I think I'll definitely get her a maths tutor anyway but it's a bit late in the day for the tests. She's more positive about the test now knowing it's not necessarily a minimum maths score. She's even willing to do the Kent test anyway as a practice for the bexley one so that's progress. I'll be glad when it's all over!
Thanks for your reply


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PostPosted: Sat Sep 03, 2016 7:59 pm 
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Joined: Tue Sep 03, 2013 9:59 am
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Good news! I'm glad to hear it. I guess as she had decided not to take the test, she has nothing to lose. Please remember that the Kent Maths part is totally different to Bexley's. I find that it would be easy to pass the Kent Maths as there is more time allowed per question. Moreover, if the Letts CEM papers are anything like the test, I think the Maths part is particularly hard as it's not really multiple choice when you have 10 options to choose from.

Salsa


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PostPosted: Sat Sep 03, 2016 9:07 pm 
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Joined: Mon Mar 03, 2014 10:24 pm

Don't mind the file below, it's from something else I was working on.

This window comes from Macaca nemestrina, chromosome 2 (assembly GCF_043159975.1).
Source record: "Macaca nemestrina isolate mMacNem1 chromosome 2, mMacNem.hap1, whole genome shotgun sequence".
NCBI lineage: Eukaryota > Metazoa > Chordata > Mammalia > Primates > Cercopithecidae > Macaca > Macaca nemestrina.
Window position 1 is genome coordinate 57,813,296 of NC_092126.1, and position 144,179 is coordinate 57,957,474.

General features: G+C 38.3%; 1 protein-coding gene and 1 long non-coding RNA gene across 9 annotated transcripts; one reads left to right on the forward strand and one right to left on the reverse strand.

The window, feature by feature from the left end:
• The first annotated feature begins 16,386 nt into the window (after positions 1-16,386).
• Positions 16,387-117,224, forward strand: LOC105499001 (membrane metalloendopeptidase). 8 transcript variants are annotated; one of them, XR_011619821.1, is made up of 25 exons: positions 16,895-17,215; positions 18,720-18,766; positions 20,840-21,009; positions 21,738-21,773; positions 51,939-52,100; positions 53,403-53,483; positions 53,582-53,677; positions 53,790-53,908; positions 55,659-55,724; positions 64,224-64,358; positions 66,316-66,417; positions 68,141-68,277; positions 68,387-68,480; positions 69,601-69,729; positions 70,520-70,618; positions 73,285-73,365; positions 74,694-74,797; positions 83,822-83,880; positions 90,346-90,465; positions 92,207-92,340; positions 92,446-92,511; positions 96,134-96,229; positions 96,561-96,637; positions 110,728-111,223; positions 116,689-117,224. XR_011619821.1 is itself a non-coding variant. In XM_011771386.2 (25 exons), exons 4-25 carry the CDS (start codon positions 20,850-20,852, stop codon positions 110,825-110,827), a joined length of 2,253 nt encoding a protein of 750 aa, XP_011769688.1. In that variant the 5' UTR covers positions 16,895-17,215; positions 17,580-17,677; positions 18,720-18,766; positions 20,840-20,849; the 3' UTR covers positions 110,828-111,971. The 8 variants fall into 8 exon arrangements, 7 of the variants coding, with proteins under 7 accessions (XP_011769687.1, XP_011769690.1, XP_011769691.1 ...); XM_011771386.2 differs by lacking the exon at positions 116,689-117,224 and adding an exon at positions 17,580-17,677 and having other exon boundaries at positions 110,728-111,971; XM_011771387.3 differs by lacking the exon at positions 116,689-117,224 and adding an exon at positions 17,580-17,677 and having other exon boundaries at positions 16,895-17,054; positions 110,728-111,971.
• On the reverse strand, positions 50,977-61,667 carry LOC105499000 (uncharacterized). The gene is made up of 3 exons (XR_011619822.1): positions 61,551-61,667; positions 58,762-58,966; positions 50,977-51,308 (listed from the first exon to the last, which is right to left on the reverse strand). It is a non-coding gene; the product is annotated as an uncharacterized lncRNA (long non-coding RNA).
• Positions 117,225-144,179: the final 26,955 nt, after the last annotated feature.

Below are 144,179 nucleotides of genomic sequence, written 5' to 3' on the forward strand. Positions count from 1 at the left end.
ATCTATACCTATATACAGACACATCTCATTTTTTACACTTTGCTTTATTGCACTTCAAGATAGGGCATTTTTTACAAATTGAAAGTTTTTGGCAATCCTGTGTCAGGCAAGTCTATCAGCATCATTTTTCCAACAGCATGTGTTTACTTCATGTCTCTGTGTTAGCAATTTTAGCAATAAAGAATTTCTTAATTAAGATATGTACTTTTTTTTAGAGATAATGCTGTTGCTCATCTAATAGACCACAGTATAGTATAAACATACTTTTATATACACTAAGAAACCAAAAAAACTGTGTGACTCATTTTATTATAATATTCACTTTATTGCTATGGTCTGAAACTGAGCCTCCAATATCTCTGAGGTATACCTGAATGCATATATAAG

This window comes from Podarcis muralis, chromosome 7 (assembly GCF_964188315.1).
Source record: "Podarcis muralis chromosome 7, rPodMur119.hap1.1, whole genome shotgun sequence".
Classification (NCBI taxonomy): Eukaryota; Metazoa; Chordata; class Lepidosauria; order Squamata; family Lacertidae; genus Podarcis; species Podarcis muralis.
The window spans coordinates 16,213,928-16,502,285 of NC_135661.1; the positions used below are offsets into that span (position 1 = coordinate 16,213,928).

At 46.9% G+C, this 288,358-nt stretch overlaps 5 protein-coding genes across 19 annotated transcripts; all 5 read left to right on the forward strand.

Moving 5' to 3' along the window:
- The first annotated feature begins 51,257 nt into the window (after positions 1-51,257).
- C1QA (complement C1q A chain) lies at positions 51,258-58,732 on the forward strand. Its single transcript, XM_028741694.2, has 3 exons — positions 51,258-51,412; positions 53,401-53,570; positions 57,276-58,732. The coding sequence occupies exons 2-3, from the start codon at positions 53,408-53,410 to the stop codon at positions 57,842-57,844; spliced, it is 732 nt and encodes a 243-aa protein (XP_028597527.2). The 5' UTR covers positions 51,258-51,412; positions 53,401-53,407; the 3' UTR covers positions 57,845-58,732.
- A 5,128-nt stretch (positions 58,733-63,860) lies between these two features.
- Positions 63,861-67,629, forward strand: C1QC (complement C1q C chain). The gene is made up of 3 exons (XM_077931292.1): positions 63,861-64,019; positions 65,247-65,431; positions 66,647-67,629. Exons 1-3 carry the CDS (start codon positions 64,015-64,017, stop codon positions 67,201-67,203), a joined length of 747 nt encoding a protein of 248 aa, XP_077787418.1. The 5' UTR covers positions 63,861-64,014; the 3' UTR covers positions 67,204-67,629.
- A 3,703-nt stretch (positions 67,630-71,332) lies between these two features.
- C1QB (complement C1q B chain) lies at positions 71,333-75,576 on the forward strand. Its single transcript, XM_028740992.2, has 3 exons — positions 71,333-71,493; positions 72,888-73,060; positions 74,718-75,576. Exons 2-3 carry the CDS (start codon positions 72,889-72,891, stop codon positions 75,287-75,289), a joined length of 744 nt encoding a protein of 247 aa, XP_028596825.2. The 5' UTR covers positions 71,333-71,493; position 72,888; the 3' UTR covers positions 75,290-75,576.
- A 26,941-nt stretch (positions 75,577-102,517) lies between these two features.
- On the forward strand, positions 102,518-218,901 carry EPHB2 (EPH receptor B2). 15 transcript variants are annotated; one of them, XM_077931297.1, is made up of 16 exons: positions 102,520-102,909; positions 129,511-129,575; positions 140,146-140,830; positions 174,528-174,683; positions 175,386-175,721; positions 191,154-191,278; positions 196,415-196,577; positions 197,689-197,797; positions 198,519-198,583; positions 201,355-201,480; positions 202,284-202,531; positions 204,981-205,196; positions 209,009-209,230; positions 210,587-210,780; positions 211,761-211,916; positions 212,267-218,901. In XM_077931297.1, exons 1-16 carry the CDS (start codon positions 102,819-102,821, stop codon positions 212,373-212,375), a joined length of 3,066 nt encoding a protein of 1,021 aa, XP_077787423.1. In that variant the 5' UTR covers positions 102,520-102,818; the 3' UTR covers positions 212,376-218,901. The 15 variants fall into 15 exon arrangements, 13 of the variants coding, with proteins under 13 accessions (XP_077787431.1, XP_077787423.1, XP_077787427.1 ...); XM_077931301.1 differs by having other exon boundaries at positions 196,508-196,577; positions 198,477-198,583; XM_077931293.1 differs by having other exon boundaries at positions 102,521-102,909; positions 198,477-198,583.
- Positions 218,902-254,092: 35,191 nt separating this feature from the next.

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Location: Petts Wood, Bromley, Kent
Just to say don't panic if your DD finds the maths time pressured in Kent (a number of questions had multiple parts so took longer and were equivalent to three or four questions so it is deceptive), DD found Kent more time pressured than Bexley so a different experience to some other comments. Depending on your birth month you need less than half of the questions right to pass (or that was the case last year). Everyone will experience the test in their own way but I would caution against telling her Kent is easier on time as if she does get time pressured it may make her worry about Bexley. Good luck to your DD and I am sure you are already proud of how well she is planning to tackle this. I am pleased as punch she is going to give it a go.